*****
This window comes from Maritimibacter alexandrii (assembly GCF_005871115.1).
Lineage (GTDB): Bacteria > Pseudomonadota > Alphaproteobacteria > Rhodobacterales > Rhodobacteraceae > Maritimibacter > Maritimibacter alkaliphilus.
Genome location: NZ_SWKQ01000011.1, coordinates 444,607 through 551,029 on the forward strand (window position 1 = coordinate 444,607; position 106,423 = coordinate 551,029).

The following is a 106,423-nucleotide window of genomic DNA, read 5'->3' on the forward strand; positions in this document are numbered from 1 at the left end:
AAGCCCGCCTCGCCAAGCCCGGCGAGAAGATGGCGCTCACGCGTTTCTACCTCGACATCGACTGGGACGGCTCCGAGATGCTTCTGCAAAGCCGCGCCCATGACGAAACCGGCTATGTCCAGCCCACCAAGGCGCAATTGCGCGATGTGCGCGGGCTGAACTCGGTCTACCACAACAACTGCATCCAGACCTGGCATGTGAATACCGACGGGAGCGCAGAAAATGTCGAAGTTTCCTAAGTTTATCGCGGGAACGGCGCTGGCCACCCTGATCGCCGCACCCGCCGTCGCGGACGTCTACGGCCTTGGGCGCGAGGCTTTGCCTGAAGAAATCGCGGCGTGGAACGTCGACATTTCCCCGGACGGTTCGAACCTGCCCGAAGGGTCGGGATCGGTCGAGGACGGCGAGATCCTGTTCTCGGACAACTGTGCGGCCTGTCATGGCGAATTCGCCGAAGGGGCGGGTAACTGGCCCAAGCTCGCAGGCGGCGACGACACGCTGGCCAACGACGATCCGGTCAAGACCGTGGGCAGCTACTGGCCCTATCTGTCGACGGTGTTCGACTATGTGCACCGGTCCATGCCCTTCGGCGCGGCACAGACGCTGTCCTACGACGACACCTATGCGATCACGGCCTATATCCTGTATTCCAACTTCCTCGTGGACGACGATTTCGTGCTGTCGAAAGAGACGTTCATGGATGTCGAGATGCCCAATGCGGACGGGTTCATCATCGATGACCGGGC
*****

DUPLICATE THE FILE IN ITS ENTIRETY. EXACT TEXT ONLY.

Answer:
This window comes from Maritimibacter alexandrii (assembly GCF_005871115.1).
Lineage (GTDB): Bacteria > Pseudomonadota > Alphaproteobacteria > Rhodobacterales > Rhodobacteraceae > Maritimibacter > Maritimibacter alkaliphilus.
Genome location: NZ_SWKQ01000011.1, coordinates 444,607 through 551,029 on the forward strand (window position 1 = coordinate 444,607; position 106,423 = coordinate 551,029).

The following is a 106,423-nucleotide window of genomic DNA, read 5'->3' on the forward strand; positions in this document are numbered from 1 at the left end:
AAGCCCGCCTCGCCAAGCCCGGCGAGAAGATGGCGCTCACGCGTTTCTACCTCGACATCGACTGGGACGGCTCCGAGATGCTTCTGCAAAGCCGCGCCCATGACGAAACCGGCTATGTCCAGCCCACCAAGGCGCAATTGCGCGATGTGCGCGGGCTGAACTCGGTCTACCACAACAACTGCATCCAGACCTGGCATGTGAATACCGACGGGAGCGCAGAAAATGTCGAAGTTTCCTAAGTTTATCGCGGGAACGGCGCTGGCCACCCTGATCGCCGCACCCGCCGTCGCGGACGTCTACGGCCTTGGGCGCGAGGCTTTGCCTGAAGAAATCGCGGCGTGGAACGTCGACATTTCCCCGGACGGTTCGAACCTGCCCGAAGGGTCGGGATCGGTCGAGGACGGCGAGATCCTGTTCTCGGACAACTGTGCGGCCTGTCATGGCGAATTCGCCGAAGGGGCGGGTAACTGGCCCAAGCTCGCAGGCGGCGACGACACGCTGGCCAACGACGATCCGGTCAAGACCGTGGGCAGCTACTGGCCCTATCTGTCGACGGTGTTCGACTATGTGCACCGGTCCATGCCCTTCGGCGCGGCACAGACGCTGTCCTACGACGACACCTATGCGATCACGGCCTATATCCTGTATTCCAACTTCCTCGTGGACGACGATTTCGTGCTGTCGAAAGAGACGTTCATGGATGTCGAGATGCCCAATGCGGACGGGTTCATCATCGATGACCGGGC